Are the skills on the RQI the same as using a regular manikin?

Are the skills on the RQI the same as using a regular manikin?

The skills testing on the Resuscitation Quality Improvement (RQI) are very similar to what you would expect out of performing skills on a regular CPR manikin. With a traditional classroom setting, the manikins that are used are known as a Preston Manikins. These manikins have lights built into them which help the instructor measure your CPR quality to include, depth, recoil, compression rate.

Our RQI platform (BEACON) goes beyond these measurements and provides real time audiovisual feedback on our high-definition laptops as you are performing your skills and also calculates your chest compression fraction or CCF which is the proportion of time spent performing chest compressions during a cardiac arrest. Studies suggest that a higher CCF has been linked to higher survival rates in cardiac arrest victims. 


The skills performed on both the RQI as well as our in-person courses all follow the American Heart Association guidelines to include: chest compressions, ventilations, and a two-rescuer scenario where compressions and ventilations are performed together. Depending on the discipline of the course you may perform compressions on both the adult and infant manikin (Heartsaver or BLS) or just the adult manikin (ACLS).

In Depth Feedback

The main difference between the RQI and the Preston Manikins is that the RQI platform provides you with in-depth feedback not only as you are actively performing the skill but also provides a summary of your skill after the scenario has ended. This allows users to fully gauge where their performance is, identify areas for improvement and master the skill. With the generic manikins, you will still receive some feedback on your CPR performance but it will be limited.

BEACON’s RQI Measurements

  • Chest compression depth
  • Rate and recoil
  • Chest compression fraction (CCF)
  • Ventilation tidal volumes
  • Ventilation rate

Points may be deducted for interrupting your virtual rescuer as they are performing a specific skill. For instance, if you provided a ventilation while your virtual rescuer was performing compressions and was only on compression number 25, you would lose points for providing a skill at an incorrect time.  .

Regular Manikin Measurements

  • Compression rate
  • Depth and recoil

On our regular manikins, you will still be measured on compression rate, depth and recoil, but it may be difficult to gauge your true CCF and ventilation tidal volume measurements because the manikins do not have the advanced technology to measure these areas.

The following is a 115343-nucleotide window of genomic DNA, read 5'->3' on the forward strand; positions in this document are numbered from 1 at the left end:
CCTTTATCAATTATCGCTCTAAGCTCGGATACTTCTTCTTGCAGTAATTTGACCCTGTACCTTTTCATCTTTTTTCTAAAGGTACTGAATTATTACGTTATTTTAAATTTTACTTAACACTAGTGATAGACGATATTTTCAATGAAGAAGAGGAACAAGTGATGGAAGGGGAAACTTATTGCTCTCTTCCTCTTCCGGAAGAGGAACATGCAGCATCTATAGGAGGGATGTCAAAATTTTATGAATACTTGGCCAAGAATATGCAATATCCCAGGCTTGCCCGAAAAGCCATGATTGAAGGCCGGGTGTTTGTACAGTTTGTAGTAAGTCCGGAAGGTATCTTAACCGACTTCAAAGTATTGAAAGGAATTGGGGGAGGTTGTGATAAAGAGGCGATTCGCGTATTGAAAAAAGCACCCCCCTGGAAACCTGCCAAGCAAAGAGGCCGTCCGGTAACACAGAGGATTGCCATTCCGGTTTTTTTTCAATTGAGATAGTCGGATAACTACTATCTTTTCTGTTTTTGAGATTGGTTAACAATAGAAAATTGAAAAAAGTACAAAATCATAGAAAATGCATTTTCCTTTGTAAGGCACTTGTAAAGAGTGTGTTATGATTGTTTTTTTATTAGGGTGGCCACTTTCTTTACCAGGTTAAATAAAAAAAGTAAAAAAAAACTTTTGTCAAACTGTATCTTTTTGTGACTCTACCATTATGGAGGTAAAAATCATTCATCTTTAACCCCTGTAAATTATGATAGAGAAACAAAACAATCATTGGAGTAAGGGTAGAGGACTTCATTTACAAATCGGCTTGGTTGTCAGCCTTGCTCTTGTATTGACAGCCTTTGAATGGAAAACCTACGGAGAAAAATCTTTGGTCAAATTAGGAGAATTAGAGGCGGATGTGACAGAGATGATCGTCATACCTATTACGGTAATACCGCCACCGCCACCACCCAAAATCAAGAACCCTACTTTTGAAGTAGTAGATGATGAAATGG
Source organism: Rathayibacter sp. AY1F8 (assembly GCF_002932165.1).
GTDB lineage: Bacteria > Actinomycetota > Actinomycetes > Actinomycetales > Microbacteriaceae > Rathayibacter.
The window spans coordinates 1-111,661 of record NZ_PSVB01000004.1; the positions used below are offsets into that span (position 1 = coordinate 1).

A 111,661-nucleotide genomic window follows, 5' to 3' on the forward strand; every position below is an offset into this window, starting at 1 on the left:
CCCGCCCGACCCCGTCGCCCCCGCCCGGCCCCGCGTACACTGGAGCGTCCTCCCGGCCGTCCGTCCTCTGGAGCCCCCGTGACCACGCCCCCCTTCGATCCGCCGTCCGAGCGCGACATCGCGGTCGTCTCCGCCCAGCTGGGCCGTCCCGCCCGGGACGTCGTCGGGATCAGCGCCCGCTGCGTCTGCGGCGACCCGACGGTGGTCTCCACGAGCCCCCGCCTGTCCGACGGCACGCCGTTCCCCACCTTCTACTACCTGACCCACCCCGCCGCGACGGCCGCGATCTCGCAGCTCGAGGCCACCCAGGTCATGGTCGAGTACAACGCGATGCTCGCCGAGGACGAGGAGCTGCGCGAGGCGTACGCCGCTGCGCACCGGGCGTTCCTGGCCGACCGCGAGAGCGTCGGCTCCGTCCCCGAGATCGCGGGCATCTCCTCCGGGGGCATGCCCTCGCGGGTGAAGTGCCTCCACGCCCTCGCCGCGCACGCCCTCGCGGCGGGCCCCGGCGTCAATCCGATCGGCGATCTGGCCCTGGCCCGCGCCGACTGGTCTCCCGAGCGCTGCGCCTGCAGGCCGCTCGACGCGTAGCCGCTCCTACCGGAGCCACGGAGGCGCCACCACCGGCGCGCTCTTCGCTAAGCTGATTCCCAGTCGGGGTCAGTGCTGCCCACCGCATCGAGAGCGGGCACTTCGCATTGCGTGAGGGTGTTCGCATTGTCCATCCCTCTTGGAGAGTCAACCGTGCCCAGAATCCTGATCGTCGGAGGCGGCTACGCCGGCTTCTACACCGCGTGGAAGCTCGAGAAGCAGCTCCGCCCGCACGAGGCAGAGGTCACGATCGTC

In conclusion, the skills that are required on both manikins are extremely similar, but our BEACON programs offer a full Resuscitation Quality Improvement experience. When performing your skills, you receive in-depth audiovisual feedback and you are paired with one of our highly trained instructors who guides you through the process every step of the way.

You can take comfort knowing your instructor can view your session remotely and can visualize your data as you are performing your skill and provide you with guidance if needed. Our BEACON programs truly are an impressive quality improvement in Cardiopulmonary Resuscitation.  For more information, please visit our website at or reach us by phone at (860) 786-1789 and one of our Client Solution Specialists will assist you. 


Resuscitation Quality Improvement®. (2017). Retrieved July 25, 2021, from

6 thoughts on “Are the skills on the RQI the same as using a regular manikin?”

  1. Question.
    When performing compressions on the RQI mannequin, isn’t it better to remove the pad under the mannequin so it is on a hard surface as you would do in real life CPR?!?
    Usually in CPR you want the patient lowered to the ground or have a CPR board placed under the patient.

    1. You’re right that compressions should be performed on a firm flat surface. In the hospital setting, we have CPR boards that we place behind the patient to achieve this without the need to lower them to the floor. In the training environment, the RQI platform mattress is firm and the posterior of the manikin is made of a hardened plastic so that compressions can be performed realistically without placement of a CPR board. The mattress is also at the same height as a low-position hospital bed. A step stool is offered to help shorter rescuers achieve proper positioning. These factors make the skills as realistic as possible in the training room.

  2. I couldn’t pass the chess compression. I think I would have had more success if the manikin was on the floor as what I have always done and passed. On the floor I believe I would have been able to put more of my weigh on the manikin. I feel discouraged and may go and start all over going about it the traditional way with a real instructor. I have never failed a CPR test in all my 30 plus years as a dental hygienist.

    1. We are sorry to hear that you feel discouraged from your experience. These manikins use evidence-based metrics to ensure that you are compressing to the proper depth, speed, allowing full chest recoil, and that your hand placement is correct. All of these components ensure that you’re able to provide high-quality CPR. We encourage you to return and repeat the skills so that you’re able to feel confident in your ability to provide high-quality care to your patients. Let us know if you have any questions!

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